The analyses of unpaid domestic work and paid domestic work in stratified societies draw attention to the invisibility of this sphere of work, which is so vital to the economy and life in societies. The category of work and value were incorporated into ecofeminist thought as a point of departure for understanding the profound lack of sustainability of the current system, which gives no value to and disrespects the work needed to ensure the reproduction of life and society, despite the fact that it is absolutely fundamental to human survival.
Silvia Federici, Riane Eisler, Lourdes Benería, Elsa Chaney and Cristina Carrasco, among others, are renowned representatives of these contributions. They take up women’s struggle for the right to work on equal terms – a demand of first-wave feminism that defended the inclusion of women in the workforce and public space. This inclusion has not necessarily brought improvements to women’s status in society. In the majority of cases, it has turned domestic work into an additional and invisible burden in relation to the use of their time and energy.
Cristina Carrasco says that this is, in fact, the result of a conflict between two contradictory objectives: “on one hand, to make profit and, on the other, to care for life.” She also affirms that “this tension grows due to the dependency of the capitalist system on the processes of reproduction and sustainability of human life that take place beyond its sphere of relations and its direct control” (Carrasco, 1999).
This approach questions how the androcentric economy and capitalist system have no concern for the reproduction of life and have concentrated instead on giving visibility only to those spheres that have an exchange value.
“By focusing explicitly on how each society resolves the problem of the sustainability of human life undoubtedly offers a new approach to social organisation and allows us to give visibility to everything that tends to be implicit and is normally not mentioned” (Carrasco, 1999).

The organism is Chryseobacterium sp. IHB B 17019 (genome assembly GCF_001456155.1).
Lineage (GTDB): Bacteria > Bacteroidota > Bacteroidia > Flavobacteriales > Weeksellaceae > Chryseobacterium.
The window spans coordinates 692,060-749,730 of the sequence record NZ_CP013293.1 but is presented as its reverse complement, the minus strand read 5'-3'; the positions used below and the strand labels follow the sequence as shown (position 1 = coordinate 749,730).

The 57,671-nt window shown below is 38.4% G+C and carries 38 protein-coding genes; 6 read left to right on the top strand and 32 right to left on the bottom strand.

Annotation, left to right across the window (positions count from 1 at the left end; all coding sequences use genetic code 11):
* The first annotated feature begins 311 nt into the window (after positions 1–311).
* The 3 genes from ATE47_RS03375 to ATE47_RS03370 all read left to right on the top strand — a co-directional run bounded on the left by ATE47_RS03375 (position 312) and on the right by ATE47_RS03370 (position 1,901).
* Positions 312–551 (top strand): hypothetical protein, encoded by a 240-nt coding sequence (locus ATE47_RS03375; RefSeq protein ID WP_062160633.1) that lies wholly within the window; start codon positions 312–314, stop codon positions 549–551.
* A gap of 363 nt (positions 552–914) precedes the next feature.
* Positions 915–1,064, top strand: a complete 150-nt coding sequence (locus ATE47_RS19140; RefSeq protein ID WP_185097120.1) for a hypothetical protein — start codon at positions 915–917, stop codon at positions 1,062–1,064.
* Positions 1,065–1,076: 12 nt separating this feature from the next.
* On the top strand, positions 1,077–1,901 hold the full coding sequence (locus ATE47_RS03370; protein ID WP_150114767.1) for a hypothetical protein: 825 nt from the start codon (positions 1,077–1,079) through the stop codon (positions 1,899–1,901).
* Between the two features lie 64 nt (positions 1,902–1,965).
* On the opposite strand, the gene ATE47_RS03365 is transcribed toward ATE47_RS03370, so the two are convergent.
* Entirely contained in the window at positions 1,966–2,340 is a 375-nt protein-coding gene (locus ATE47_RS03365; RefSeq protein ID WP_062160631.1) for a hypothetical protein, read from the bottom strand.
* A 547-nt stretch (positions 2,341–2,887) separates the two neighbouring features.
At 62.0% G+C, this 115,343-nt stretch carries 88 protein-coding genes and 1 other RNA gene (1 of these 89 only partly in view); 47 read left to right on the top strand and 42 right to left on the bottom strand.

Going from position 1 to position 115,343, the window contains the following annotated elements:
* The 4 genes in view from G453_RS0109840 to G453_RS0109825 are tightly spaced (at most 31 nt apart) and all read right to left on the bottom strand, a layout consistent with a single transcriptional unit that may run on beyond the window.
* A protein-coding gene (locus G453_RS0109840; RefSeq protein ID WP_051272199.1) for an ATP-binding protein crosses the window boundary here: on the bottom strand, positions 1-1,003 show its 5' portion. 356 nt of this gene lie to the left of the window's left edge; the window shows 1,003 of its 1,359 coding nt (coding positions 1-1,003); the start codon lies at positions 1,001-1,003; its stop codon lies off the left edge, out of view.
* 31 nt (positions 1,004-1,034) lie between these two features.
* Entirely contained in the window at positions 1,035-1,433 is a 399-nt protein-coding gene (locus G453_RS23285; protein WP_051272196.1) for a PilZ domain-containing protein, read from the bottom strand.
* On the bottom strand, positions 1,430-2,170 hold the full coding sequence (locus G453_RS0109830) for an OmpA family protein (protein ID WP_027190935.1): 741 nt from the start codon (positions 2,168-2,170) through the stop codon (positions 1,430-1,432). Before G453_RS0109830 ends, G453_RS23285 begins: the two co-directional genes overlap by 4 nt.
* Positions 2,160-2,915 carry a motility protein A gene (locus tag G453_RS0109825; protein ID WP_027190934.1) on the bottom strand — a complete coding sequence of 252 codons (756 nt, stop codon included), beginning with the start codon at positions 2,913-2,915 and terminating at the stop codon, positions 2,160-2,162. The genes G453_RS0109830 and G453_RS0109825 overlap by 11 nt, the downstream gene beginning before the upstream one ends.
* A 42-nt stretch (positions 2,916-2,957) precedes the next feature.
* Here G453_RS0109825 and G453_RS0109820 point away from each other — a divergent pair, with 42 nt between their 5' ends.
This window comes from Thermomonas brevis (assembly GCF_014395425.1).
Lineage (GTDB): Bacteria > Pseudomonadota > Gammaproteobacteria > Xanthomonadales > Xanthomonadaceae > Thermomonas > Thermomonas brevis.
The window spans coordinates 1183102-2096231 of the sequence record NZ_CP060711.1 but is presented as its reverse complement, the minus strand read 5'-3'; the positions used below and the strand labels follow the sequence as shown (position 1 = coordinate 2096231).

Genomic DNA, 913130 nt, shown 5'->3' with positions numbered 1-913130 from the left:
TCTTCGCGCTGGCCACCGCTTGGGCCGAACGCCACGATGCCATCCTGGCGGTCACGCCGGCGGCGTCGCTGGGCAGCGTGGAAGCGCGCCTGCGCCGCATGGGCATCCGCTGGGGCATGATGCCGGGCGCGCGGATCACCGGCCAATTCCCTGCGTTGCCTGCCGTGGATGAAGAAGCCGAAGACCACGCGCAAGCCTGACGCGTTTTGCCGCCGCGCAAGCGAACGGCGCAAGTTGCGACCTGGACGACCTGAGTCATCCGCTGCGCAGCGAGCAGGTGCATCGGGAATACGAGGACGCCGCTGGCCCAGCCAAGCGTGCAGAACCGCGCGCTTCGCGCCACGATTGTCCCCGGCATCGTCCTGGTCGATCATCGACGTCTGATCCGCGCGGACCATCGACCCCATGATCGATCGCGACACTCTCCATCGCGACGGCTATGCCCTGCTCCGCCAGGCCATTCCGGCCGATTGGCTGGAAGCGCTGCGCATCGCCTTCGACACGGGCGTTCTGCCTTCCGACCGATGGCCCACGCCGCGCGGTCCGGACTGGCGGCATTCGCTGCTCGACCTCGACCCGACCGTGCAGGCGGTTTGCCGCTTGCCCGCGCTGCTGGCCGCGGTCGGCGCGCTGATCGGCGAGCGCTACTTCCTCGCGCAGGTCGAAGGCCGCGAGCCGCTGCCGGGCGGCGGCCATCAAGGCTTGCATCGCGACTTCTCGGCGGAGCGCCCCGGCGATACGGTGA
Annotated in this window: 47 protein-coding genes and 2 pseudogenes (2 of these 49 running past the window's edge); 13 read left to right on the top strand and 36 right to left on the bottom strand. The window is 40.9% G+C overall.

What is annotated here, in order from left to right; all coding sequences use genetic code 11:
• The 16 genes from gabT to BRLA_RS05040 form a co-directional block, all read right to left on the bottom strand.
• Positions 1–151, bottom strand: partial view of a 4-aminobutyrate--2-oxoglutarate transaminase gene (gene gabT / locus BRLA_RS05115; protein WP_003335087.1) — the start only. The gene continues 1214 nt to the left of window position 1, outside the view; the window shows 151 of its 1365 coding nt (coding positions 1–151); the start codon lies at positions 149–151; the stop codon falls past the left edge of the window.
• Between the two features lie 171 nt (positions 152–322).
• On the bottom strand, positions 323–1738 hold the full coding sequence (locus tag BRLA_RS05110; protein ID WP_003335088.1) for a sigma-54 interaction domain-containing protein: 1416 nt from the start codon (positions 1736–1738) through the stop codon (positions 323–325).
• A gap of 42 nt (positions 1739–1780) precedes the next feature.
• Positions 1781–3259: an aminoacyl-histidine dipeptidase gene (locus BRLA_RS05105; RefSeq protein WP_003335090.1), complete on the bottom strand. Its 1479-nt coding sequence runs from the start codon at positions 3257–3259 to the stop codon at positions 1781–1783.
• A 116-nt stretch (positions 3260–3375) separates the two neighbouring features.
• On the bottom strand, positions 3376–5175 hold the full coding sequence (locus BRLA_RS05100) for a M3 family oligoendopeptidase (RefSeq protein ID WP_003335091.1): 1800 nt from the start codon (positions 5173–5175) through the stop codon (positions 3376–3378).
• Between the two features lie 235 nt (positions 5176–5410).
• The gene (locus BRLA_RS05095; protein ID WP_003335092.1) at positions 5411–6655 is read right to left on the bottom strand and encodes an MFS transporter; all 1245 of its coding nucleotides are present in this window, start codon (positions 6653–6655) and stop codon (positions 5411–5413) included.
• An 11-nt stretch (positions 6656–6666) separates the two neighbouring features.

Riane Eisler, for her part, develops a proposal for changing gender relations, elaborates gender indicators and proposes a care economy based on the collaboration of both genders working together in solidarity and in a complementary way.
The main contribution of these reflections and feminist economic theory is the questioning of society’s unsustainability due to the failure to recognise or give visibility to reproduction work. There are, however, nuances and differences among authors on how to approach the construction of a system of care. Such nuances and differences focus on society’s restorative and transitional processes while considering degrowth as a means to stop the crisis of the limits of nature generated by capitalist civilisation. Other approaches are more concentrated on developing public policies and a system of indicators that give visibility to care work and the use of time.
Cristina Carrasco affirms that the care crisis goes beyond gender equality and leads to the questioning of the system and neoclassical economics.
The key contribution of the analysis of feminist economic theory is the questioning of the unsustainability of society due to its failure to recognise reproduction work and the importance of organising care in society. This questioning seeks to dismantle the power of financial capital that only values human activities linked to money and the pillaging of nature. Some initiatives, such as the one led by Yayo Herrero in Spain, are focused on restorative and transitional processes in society and reflecting on energy and social transitions towards degrowth to confront the crisis of the limits of nature generated by capitalist civilisation. Other currents of the feminist economics of care are more concentrated on developing public policies and a system of indicators that give visibility to care work and the use of time.
Cristina Carrasco notes that the elaboration of indicators, which are based on surveys of women on the use of their time, has not made progress in relation to men’s use of their time and their involvement in providing care. For her, resolving the care crisis requires going beyond gender equity and leads to the questioning of the system and neoclassical economics to open paths to dismantle the essence of the capitalist system.